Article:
Saturday, November 6, 2010

Digital Disruption II: More from Foreign Affairs

Here are a few more key passages from the Foreign Affairs article, "Digital Disruption," by Google's Schmidt and Cohen:

Alliances will have to go far beyond government-to-government contacts, to embrace civic society, nonprofit organizations, and the private sector. Democratic states must recognize that their citizens' use of technology may be a more effective vehicle to promote the values of freedom, equality, and human rights globally than government-led initiatives.

The hardware and software created by private companies in free markets are proving more useful to citizens abroad than state-sponsored assistance or diplomacy. Although it is true that governments and the private sector will continue to wield the most power, any attempts to tackle the political and economic challenges posed by connection technologies will fail without the deep involvement of the other rising powers in this space -- namely, nongovernmental organizations and activists.

The real action in the interconnected estate can be found in cramped offices in Cairo, the living rooms of private homes throughout Latin America, and on the streets of Tehran. From these locations and others, activists and technology geeks are rallying political "flash mobs" that shake repressive governments, building new tools to skirt firewalls and censors, reporting and tweeting the new online journalism, and writing a bill of human rights for the Internet age.

Taken one by one, these efforts may be seen as impractical or insignificant, but together they constitute a meaningful change in the democratic process.

[...]

TECHNOLOGY, ON THE EDGE
A second and equally large group of developing countries are the "connecting nations" -- places where technological development is still nascent and where both governments and citizens are testing out tools and their potential impact. In these states, connection technologies are not yet sufficiently prevalent to present major opportunities or challenges. Although these states will invariably rise into the ranks of the partially connected, it is too early to determine what this will mean for the relationship among citizens, their governments, and neighboring nations.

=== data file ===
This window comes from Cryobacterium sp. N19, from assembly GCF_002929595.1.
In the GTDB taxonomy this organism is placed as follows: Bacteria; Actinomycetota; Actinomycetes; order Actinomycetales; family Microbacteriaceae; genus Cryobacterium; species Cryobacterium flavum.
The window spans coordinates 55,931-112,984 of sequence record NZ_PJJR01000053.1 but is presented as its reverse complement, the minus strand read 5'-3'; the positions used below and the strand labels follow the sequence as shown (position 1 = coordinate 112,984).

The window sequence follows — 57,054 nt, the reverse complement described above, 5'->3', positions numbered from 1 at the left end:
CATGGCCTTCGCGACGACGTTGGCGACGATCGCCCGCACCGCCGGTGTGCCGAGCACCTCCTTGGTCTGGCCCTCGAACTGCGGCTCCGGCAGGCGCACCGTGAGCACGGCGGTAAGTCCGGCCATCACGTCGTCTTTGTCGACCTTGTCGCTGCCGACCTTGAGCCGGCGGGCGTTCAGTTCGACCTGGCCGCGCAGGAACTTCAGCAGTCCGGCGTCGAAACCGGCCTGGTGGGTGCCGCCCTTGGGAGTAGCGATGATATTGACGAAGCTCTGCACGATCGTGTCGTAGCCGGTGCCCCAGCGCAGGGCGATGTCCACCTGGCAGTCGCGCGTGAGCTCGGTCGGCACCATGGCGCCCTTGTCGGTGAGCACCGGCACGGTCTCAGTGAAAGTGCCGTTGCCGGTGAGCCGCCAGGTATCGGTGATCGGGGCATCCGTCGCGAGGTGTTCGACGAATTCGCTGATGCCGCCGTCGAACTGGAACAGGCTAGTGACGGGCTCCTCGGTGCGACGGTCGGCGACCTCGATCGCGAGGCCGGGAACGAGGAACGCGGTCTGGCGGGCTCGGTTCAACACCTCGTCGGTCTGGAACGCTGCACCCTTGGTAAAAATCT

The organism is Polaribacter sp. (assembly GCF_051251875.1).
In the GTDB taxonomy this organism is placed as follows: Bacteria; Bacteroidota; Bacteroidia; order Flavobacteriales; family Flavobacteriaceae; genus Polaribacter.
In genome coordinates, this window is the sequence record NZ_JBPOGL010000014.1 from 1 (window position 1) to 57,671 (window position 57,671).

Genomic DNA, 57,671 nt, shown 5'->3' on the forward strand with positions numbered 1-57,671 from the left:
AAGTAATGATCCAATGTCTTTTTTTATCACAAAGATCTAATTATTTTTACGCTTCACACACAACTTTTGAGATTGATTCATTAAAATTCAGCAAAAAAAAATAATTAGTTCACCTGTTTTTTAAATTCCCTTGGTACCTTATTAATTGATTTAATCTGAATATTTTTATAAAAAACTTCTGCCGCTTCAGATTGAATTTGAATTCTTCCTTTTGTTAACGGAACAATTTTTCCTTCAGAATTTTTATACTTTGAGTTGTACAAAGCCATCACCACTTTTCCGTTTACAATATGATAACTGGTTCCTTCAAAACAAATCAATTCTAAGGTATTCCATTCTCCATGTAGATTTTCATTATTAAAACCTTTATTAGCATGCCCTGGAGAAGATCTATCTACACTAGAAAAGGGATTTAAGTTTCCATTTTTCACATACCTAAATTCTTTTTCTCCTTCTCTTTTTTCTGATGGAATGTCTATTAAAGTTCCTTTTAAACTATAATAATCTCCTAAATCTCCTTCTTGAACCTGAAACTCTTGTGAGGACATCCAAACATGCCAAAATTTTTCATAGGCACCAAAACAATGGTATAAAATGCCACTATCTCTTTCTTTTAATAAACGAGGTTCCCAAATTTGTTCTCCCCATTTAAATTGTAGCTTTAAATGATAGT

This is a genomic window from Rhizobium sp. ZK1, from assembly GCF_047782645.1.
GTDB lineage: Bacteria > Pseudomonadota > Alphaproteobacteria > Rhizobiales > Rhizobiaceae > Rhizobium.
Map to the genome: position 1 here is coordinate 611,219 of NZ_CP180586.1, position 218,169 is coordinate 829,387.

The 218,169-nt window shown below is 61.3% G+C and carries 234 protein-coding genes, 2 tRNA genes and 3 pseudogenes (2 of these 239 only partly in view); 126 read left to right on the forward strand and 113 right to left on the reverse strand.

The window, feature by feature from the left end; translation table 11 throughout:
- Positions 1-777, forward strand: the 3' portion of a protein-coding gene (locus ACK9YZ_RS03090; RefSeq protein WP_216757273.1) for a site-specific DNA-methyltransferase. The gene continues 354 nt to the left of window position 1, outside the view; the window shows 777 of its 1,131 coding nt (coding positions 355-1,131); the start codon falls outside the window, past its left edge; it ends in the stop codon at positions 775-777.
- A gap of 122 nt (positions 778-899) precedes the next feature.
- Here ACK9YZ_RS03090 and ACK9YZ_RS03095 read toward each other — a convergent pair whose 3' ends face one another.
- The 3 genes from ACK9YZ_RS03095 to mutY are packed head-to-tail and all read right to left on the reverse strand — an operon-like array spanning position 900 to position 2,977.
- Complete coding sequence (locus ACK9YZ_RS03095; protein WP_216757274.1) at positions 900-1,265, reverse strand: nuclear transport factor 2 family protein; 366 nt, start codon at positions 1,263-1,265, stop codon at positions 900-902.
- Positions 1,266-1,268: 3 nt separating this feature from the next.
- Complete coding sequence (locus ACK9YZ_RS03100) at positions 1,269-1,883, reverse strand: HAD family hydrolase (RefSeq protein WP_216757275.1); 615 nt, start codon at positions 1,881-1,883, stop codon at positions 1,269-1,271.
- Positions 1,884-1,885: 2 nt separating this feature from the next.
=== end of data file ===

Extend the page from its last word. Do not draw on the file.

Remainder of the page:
Some of these states, such as Cuba, Myanmar (also called Burma), and Yemen, have tried to wall off access to certain technologies entirely. For example, they have confined access to cell phones to the elite; this, however, has led to a communications black market, which is most often used for daily communication but harbors the capacity to foment opposition.

Activists in these states and in their diasporas -- such as those working along Myanmar's border with Thailand -- try daily to break the information blockade. In the short term, the regimes that govern these nations will do their best to maintain monopolies on the tools of communication.

An even larger group of these connecting states can be called "open by default" -- that is, states that are, in principle, open to the import and use of connection technologies but whose governments might periodically introduce restrictive controls, whether fueled by a paranoid elite class, bureaucratic corruption, perceived security threats, or other factors.

These countries, which are found across Africa, Central America, and Southeast Asia, are potential agricultural exporters and havens for light industry. For the ruling governments in these states, one imagines that the drive to create sustainable, diverse, and more open economies will often take precedence over fears that opponents armed with cell phones will threaten the regime's survival.

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